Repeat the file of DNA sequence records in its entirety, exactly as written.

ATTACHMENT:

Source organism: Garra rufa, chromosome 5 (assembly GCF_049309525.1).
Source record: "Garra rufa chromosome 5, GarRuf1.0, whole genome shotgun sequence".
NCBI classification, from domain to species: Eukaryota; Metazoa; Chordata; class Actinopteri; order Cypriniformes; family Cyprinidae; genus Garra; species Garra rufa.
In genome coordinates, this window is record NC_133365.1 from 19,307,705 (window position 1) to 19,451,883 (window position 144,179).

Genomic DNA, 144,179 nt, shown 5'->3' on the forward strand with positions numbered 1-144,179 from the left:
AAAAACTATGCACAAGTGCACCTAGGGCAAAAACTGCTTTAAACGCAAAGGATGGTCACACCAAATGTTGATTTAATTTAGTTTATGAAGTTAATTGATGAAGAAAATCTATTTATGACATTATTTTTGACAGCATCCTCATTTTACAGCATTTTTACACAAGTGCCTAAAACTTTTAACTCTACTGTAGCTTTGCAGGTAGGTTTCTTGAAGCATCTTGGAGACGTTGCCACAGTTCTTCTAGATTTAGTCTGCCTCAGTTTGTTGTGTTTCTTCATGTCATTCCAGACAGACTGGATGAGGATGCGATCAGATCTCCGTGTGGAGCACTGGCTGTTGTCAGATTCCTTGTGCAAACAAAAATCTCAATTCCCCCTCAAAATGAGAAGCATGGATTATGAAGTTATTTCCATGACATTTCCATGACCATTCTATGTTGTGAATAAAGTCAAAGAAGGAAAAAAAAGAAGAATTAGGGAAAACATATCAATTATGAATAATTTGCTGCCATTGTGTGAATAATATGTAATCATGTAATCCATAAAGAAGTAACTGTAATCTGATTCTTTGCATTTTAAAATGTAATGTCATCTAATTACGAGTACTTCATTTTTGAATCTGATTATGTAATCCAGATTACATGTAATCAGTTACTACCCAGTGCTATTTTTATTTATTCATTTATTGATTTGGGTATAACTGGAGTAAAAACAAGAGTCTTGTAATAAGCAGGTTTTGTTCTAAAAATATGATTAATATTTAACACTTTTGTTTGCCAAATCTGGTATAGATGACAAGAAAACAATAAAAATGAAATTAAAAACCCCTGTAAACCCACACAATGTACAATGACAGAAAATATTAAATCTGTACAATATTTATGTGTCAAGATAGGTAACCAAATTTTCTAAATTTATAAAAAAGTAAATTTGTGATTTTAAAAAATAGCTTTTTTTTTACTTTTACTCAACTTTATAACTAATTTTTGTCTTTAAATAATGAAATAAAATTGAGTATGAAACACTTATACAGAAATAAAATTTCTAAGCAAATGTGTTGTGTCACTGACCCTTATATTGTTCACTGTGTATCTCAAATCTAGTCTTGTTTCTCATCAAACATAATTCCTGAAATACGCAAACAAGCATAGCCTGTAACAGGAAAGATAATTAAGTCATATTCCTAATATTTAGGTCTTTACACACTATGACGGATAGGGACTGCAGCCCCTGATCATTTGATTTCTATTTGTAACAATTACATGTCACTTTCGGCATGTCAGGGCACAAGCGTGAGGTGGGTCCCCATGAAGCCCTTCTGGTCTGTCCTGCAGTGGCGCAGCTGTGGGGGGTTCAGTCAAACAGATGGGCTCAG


Source organism: Garra rufa, chromosome 5 (assembly GCF_049309525.1).
Source record: "Garra rufa chromosome 5, GarRuf1.0, whole genome shotgun sequence".
NCBI classification, from domain to species: Eukaryota; Metazoa; Chordata; class Actinopteri; order Cypriniformes; family Cyprinidae; genus Garra; species Garra rufa.
In genome coordinates, this window is record NC_133365.1 from 19,307,705 (window position 1) to 19,451,883 (window position 144,179).

Genomic DNA, 144,179 nt, shown 5'->3' on the forward strand with positions numbered 1-144,179 from the left:
AAAAACTATGCACAAGTGCACCTAGGGCAAAAACTGCTTTAAACGCAAAGGATGGTCACACCAAATGTTGATTTAATTTAGTTTATGAAGTTAATTGATGAAGAAAATCTATTTATGACATTATTTTTGACAGCATCCTCATTTTACAGCATTTTTACACAAGTGCCTAAAACTTTTAACTCTACTGTAGCTTTGCAGGTAGGTTTCTTGAAGCATCTTGGAGACGTTGCCACAGTTCTTCTAGATTTAGTCTGCCTCAGTTTGTTGTGTTTCTTCATGTCATTCCAGACAGACTGGATGAGGATGCGATCAGATCTCCGTGTGGAGCACTGGCTGTTGTCAGATTCCTTGTGCAAACAAAAATCTCAATTCCCCCTCAAAATGAGAAGCATGGATTATGAAGTTATTTCCATGACATTTCCATGACCATTCTATGTTGTGAATAAAGTCAAAGAAGGAAAAAAAAGAAGAATTAGGGAAAACATATCAATTATGAATAATTTGCTGCCATTGTGTGAATAATATGTAATCATGTAATCCATAAAGAAGTAACTGTAATCTGATTCTTTGCATTTTAAAATGTAATGTCATCTAATTACGAGTACTTCATTTTTGAATCTGATTATGTAATCCAGATTACATGTAATCAGTTACTACCCAGTGCTATTTTTATTTATTCATTTATTGATTTGGGTATAACTGGAGTAAAAACAAGAGTCTTGTAATAAGCAGGTTTTGTTCTAAAAATATGATTAATATTTAACACTTTTGTTTGCCAAATCTGGTATAGATGACAAGAAAACAATAAAAATGAAATTAAAAACCCCTGTAAACCCACACAATGTACAATGACAGAAAATATTAAATCTGTACAATATTTATGTGTCAAGATAGGTAACCAAATTTTCTAAATTTATAAAAAAGTAAATTTGTGATTTTAAAAAATAGCTTTTTTTTTACTTTTACTCAACTTTATAACTAATTTTTGTCTTTAAATAATGAAATAAAATTGAGTATGAAACACTTATACAGAAATAAAATTTCTAAGCAAATGTGTTGTGTCACTGACCCTTATATTGTTCACTGTGTATCTCAAATCTAGTCTTGTTTCTCATCAAACATAATTCCTGAAATACGCAAACAAGCATAGCCTGTAACAGGAAAGATAATTAAGTCATATTCCTAATATTTAGGTCTTTACACACTATGACGGATAGGGACTGCAGCCCCTGATCATTTGATTTCTATTTGTAACAATTACATGTCACTTTCGGCATGTCAGGGCACAAGCGTGAGGTGGGTCCCCATGAAGCCCTTCTGGTCTGTCCTGCAGTGGCGCAGCTGTGGGGGGTTCAGTCAAACAGATGGGCTCAG